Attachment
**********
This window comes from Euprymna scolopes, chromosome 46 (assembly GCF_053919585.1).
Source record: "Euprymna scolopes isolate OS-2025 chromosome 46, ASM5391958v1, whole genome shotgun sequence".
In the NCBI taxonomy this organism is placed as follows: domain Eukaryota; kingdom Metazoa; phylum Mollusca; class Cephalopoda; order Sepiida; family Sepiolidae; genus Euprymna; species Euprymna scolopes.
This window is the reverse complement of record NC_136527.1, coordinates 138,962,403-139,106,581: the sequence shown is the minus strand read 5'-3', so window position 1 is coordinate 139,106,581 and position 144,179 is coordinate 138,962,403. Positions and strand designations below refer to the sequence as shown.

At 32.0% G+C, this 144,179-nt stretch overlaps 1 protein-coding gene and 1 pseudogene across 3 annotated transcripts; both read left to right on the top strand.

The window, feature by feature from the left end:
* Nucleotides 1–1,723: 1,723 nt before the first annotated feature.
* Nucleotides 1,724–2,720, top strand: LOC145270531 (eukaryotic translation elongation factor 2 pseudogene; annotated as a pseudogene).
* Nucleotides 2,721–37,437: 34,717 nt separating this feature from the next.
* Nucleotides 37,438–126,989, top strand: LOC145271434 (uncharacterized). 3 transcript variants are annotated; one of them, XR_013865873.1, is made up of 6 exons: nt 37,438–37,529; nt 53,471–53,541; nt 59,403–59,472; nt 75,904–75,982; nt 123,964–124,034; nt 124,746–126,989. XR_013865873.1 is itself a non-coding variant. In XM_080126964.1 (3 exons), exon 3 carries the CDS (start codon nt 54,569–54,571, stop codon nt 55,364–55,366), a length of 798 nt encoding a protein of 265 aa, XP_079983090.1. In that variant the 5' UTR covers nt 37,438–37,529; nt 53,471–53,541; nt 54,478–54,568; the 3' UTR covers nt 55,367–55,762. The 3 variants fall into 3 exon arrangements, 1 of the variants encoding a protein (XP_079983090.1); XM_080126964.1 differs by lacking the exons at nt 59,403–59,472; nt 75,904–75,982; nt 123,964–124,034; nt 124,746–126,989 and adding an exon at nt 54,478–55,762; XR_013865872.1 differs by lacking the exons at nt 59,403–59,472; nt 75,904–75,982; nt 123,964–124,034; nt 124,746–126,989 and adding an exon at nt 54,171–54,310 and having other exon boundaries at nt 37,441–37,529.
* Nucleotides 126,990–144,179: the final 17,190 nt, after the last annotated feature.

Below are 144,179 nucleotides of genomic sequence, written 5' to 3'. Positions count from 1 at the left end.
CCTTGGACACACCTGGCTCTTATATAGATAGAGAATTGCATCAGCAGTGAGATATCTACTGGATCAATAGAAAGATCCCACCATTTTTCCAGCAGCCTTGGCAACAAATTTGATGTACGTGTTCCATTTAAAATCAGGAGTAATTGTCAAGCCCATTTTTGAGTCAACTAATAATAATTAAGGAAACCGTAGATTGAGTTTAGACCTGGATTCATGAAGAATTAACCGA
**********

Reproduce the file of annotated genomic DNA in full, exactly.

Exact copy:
This window comes from Euprymna scolopes, chromosome 46 (assembly GCF_053919585.1).
Source record: "Euprymna scolopes isolate OS-2025 chromosome 46, ASM5391958v1, whole genome shotgun sequence".
In the NCBI taxonomy this organism is placed as follows: domain Eukaryota; kingdom Metazoa; phylum Mollusca; class Cephalopoda; order Sepiida; family Sepiolidae; genus Euprymna; species Euprymna scolopes.
This window is the reverse complement of record NC_136527.1, coordinates 138,962,403-139,106,581: the sequence shown is the minus strand read 5'-3', so window position 1 is coordinate 139,106,581 and position 144,179 is coordinate 138,962,403. Positions and strand designations below refer to the sequence as shown.

At 32.0% G+C, this 144,179-nt stretch overlaps 1 protein-coding gene and 1 pseudogene across 3 annotated transcripts; both read left to right on the top strand.

The window, feature by feature from the left end:
* Nucleotides 1–1,723: 1,723 nt before the first annotated feature.
* Nucleotides 1,724–2,720, top strand: LOC145270531 (eukaryotic translation elongation factor 2 pseudogene; annotated as a pseudogene).
* Nucleotides 2,721–37,437: 34,717 nt separating this feature from the next.
* Nucleotides 37,438–126,989, top strand: LOC145271434 (uncharacterized). 3 transcript variants are annotated; one of them, XR_013865873.1, is made up of 6 exons: nt 37,438–37,529; nt 53,471–53,541; nt 59,403–59,472; nt 75,904–75,982; nt 123,964–124,034; nt 124,746–126,989. XR_013865873.1 is itself a non-coding variant. In XM_080126964.1 (3 exons), exon 3 carries the CDS (start codon nt 54,569–54,571, stop codon nt 55,364–55,366), a length of 798 nt encoding a protein of 265 aa, XP_079983090.1. In that variant the 5' UTR covers nt 37,438–37,529; nt 53,471–53,541; nt 54,478–54,568; the 3' UTR covers nt 55,367–55,762. The 3 variants fall into 3 exon arrangements, 1 of the variants encoding a protein (XP_079983090.1); XM_080126964.1 differs by lacking the exons at nt 59,403–59,472; nt 75,904–75,982; nt 123,964–124,034; nt 124,746–126,989 and adding an exon at nt 54,478–55,762; XR_013865872.1 differs by lacking the exons at nt 59,403–59,472; nt 75,904–75,982; nt 123,964–124,034; nt 124,746–126,989 and adding an exon at nt 54,171–54,310 and having other exon boundaries at nt 37,441–37,529.
* Nucleotides 126,990–144,179: the final 17,190 nt, after the last annotated feature.

Below are 144,179 nucleotides of genomic sequence, written 5' to 3'. Positions count from 1 at the left end.
CCTTGGACACACCTGGCTCTTATATAGATAGAGAATTGCATCAGCAGTGAGATATCTACTGGATCAATAGAAAGATCCCACCATTTTTCCAGCAGCCTTGGCAACAAATTTGATGTACGTGTTCCATTTAAAATCAGGAGTAATTGTCAAGCCCATTTTTGAGTCAACTAATAATAATTAAGGAAACCGTAGATTGAGTTTAGACCTGGATTCATGAAGAATTAACCGA